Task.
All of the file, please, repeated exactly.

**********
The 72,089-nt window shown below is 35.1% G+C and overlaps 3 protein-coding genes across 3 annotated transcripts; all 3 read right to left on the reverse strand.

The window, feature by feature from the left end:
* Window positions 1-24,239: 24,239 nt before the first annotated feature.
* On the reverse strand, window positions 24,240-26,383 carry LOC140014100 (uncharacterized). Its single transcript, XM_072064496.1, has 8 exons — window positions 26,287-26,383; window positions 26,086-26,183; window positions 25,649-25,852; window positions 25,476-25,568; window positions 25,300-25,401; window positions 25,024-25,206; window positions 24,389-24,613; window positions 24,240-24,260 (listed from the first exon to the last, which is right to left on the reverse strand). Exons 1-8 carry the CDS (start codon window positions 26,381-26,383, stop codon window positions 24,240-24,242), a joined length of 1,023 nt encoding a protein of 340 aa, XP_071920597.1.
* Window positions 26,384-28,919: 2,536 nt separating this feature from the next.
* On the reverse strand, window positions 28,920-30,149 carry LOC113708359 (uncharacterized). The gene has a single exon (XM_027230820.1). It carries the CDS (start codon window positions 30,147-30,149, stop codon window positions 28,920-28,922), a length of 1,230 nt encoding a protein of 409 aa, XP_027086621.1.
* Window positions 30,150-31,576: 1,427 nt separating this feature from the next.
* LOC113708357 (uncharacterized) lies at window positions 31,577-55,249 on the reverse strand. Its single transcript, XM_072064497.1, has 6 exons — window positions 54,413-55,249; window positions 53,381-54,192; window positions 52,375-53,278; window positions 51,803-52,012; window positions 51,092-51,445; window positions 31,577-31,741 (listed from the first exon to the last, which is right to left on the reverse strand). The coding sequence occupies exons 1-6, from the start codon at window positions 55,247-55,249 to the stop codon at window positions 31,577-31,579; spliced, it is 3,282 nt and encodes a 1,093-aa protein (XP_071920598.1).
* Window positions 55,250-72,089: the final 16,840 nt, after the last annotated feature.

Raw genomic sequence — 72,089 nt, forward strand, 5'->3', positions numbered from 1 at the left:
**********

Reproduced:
The 72,089-nt window shown below is 35.1% G+C and overlaps 3 protein-coding genes across 3 annotated transcripts; all 3 read right to left on the reverse strand.

The window, feature by feature from the left end:
* Window positions 1-24,239: 24,239 nt before the first annotated feature.
* On the reverse strand, window positions 24,240-26,383 carry LOC140014100 (uncharacterized). Its single transcript, XM_072064496.1, has 8 exons — window positions 26,287-26,383; window positions 26,086-26,183; window positions 25,649-25,852; window positions 25,476-25,568; window positions 25,300-25,401; window positions 25,024-25,206; window positions 24,389-24,613; window positions 24,240-24,260 (listed from the first exon to the last, which is right to left on the reverse strand). Exons 1-8 carry the CDS (start codon window positions 26,381-26,383, stop codon window positions 24,240-24,242), a joined length of 1,023 nt encoding a protein of 340 aa, XP_071920597.1.
* Window positions 26,384-28,919: 2,536 nt separating this feature from the next.
* On the reverse strand, window positions 28,920-30,149 carry LOC113708359 (uncharacterized). The gene has a single exon (XM_027230820.1). It carries the CDS (start codon window positions 30,147-30,149, stop codon window positions 28,920-28,922), a length of 1,230 nt encoding a protein of 409 aa, XP_027086621.1.
* Window positions 30,150-31,576: 1,427 nt separating this feature from the next.
* LOC113708357 (uncharacterized) lies at window positions 31,577-55,249 on the reverse strand. Its single transcript, XM_072064497.1, has 6 exons — window positions 54,413-55,249; window positions 53,381-54,192; window positions 52,375-53,278; window positions 51,803-52,012; window positions 51,092-51,445; window positions 31,577-31,741 (listed from the first exon to the last, which is right to left on the reverse strand). The coding sequence occupies exons 1-6, from the start codon at window positions 55,247-55,249 to the stop codon at window positions 31,577-31,579; spliced, it is 3,282 nt and encodes a 1,093-aa protein (XP_071920598.1).
* Window positions 55,250-72,089: the final 16,840 nt, after the last annotated feature.

Raw genomic sequence — 72,089 nt, forward strand, 5'->3', positions numbered from 1 at the left: